Wednesday, November 22, 2006

Word games and number crunching

Ed Vaizey, Conservative MP, has produced a graph suggesting that the number of mentions of the word ‘climate’ in Gordon Brown’s Budget speeches took a huge leap in 2006; there is a tacit suggestion that this might be a matter of expedient political positioning (in light of David Cameron’s leading of the agenda?) rather than a consistent commitment to the environment.

I have two reactions to this, which unfortunately contradict each other. Pick your favourite and assume that that’s the line I really take.

The first is to leap onto my high horse and say ‘Dear oh dear, how typically Cameronite to imagine that how many times you use a word, rather than the policies you implement, is what matters. Just not serious, spin over substance, blah blah blah.’

The second reaction involves a bit of web trawling. On the grounds that politics is a team game and the environmental policies range well beyond the Treasury, you could compare the number of appearances of ‘climate’ in the 2005 election manifestos of Labour and the Tories (which, as you’ll remember if you’ve read my previous reminders, was the work of Mr D Cameron).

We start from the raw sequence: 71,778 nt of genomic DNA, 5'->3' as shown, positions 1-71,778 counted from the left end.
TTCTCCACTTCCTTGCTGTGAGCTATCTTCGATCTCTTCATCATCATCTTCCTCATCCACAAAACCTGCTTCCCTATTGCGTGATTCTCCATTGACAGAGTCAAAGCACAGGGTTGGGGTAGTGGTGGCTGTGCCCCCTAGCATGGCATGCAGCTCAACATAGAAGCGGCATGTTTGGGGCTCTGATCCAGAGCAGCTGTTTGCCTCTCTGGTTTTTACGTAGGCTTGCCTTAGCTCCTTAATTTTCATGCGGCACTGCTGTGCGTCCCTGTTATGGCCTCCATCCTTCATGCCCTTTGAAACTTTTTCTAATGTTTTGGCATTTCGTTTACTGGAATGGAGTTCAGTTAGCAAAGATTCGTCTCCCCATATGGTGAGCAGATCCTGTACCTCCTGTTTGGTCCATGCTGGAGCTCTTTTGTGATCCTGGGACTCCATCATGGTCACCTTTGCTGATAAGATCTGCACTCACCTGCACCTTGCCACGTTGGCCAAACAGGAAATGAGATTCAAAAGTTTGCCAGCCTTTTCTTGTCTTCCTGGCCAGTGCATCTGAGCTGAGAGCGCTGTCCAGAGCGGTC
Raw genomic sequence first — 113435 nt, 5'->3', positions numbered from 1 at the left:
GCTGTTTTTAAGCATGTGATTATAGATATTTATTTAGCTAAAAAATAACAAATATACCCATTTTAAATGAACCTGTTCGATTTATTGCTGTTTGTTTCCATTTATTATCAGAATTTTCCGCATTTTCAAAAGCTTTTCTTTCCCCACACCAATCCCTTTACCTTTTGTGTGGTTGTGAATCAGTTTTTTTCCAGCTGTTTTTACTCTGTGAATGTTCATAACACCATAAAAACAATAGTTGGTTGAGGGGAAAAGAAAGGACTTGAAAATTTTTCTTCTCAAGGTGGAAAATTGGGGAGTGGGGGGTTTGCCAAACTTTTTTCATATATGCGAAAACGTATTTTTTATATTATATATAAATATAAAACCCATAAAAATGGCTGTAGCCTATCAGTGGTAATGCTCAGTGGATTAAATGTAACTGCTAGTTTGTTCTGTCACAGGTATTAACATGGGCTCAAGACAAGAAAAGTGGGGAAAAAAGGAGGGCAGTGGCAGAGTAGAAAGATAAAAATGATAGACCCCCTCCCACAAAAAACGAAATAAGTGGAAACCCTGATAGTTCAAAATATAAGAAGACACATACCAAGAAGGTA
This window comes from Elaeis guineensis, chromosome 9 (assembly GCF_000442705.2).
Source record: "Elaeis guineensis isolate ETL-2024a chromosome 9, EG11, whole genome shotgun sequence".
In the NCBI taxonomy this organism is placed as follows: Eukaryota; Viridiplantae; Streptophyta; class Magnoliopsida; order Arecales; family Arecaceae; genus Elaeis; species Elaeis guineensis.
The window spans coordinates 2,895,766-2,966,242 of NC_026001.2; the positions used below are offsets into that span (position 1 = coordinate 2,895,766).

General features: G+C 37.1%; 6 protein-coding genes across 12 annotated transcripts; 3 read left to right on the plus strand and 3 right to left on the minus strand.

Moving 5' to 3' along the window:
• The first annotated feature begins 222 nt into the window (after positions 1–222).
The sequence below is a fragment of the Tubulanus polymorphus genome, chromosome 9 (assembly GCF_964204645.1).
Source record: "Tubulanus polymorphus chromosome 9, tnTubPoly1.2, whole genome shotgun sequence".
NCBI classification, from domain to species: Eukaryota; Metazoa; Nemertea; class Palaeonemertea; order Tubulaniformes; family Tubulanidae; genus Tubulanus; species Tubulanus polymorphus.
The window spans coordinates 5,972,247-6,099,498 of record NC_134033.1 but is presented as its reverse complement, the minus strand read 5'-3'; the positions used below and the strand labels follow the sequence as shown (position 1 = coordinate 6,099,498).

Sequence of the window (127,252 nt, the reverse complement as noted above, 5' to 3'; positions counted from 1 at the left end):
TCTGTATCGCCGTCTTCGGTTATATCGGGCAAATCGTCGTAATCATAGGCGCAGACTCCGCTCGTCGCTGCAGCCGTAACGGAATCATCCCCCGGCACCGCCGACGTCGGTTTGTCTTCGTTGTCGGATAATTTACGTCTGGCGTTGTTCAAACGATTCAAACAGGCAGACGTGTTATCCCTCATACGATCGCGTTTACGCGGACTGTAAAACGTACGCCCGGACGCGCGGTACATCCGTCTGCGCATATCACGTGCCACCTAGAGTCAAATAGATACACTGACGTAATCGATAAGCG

Labour 11, Tories 1.

You might also wonder who could be leading whom, in terms of the timing of Brown and Cameron’s association with the climate issue. This is pretty rough, but searching BBC News online for news stories containing the words ‘Cameron’ and ‘climate’ yields the following (no fancy graph I’m afraid):

Sep 2005: 3
Oct 2005: 2
Nov 2005: 0
Dec 2005: 9
Jan 2006: 6
Feb 2006: 1
Mar 2006: 7
Apr 2006: 17
May 2006: 4

So Cameron’s climatic profile varied from month to month, but for some reason leapt up in April. Why?

Brown delivered his climate-discussing Budget on 22 March.

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